Few have had a larger place in American literary criticism than Harold Bloom, a best-selling author, longtime Yale professor, and staunch supporter of the Western canon—the body of great works that represents the triumphant best of western culture. Born in 1930, Bloom was educated at Yale University, the University of Cambridge, and Cornell University. During his lifetime, he wrote more than 50 books, which have been translated into more than 40 languages. A winner of numerous awards and honors, Bloom was named a MacArthur Fellow, often called the “Genius Grant,” in 1985. The MacArthur Foundation noted that “his work has evolved beyond the conventional boundaries of literary criticism, incorporating psychoanalytic theory, the history of religion, and Jewish and American studies.” From 1955 to 2019, he was a member of the Yale English Department, teaching his final class four days before his death at the age of 89.
When he arrived at Cornell University in the late 1940s, Bloom was already well on his way to achieving greatness. As a boy, he'd been a voracious reader and enjoyed a “preternatural speed in reading, accompanied by total memorization” of what he enjoyed most. This helped earn him a scholarship to Cornell, where he fell under the mentorship of the highly esteemed critic M. H. Abrams, who quickly recognized Bloom's genius. Years later, Bloom paid tribute to Abrams for freeing him from all doubts and encouraging him to pursue an academic and literary critical career. A top student, Bloom graduated from Cornell with a Bachelor of Arts in classics in 1951.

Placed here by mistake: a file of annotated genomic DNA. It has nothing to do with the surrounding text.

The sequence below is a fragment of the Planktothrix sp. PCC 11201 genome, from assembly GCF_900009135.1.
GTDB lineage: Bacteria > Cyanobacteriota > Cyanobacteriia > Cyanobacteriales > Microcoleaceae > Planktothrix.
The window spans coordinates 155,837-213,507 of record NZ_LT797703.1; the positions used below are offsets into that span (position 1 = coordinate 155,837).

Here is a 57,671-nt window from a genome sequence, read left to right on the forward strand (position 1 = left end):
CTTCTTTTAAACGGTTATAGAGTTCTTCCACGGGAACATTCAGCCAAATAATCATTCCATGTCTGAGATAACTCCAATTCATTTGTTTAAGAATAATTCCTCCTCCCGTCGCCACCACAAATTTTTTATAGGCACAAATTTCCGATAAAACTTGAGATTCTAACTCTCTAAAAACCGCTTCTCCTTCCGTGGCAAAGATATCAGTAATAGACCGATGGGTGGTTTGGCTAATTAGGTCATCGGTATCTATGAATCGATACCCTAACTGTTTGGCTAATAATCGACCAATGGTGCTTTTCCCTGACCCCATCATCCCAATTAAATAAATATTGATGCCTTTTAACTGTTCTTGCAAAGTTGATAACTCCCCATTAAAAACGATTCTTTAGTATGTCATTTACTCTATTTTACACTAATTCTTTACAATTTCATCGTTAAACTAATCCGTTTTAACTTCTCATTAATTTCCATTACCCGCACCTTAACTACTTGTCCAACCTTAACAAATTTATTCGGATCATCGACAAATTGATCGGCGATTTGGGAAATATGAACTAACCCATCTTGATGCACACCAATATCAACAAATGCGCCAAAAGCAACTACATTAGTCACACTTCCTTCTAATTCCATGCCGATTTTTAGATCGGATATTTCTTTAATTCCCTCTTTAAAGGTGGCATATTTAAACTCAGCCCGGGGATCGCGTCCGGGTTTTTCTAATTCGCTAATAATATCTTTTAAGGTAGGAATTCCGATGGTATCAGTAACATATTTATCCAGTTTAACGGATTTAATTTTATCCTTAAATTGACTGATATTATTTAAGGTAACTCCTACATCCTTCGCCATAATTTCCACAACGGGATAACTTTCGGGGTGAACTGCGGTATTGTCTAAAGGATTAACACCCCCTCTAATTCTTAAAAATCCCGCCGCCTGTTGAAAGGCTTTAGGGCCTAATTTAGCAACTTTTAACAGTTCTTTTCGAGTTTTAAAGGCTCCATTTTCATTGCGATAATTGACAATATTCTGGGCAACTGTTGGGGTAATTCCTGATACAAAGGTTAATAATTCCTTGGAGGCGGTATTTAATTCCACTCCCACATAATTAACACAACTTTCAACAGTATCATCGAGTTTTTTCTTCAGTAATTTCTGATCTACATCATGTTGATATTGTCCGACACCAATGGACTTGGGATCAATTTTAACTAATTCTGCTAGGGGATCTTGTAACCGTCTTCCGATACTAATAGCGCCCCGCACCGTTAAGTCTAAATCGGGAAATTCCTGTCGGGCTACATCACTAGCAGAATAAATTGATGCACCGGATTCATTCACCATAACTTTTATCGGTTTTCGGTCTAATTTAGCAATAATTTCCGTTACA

Bloom never forgot the tremendous influence that his undergraduate career had on his success as a professional critic. After completing his PhD work at Yale, he occasionally lectured at Cornell over the years. Then, in 1968, he came back to Cornell for a year as a Fellow of the Society of the Humanities. There he met Archie Randolph Ammons, a poet and professor of poetry at the University, and the pair famously became close friends. In 1999, Bloom came back to his beloved alma mater—for the last time—to deliver a Baccalaureate service address. His topic, "Completing the Work," allowed for Bloom to briefly discuss his time as an awkward undergraduate before encouraging the audience of students to continue Cornell's legacy of excellence.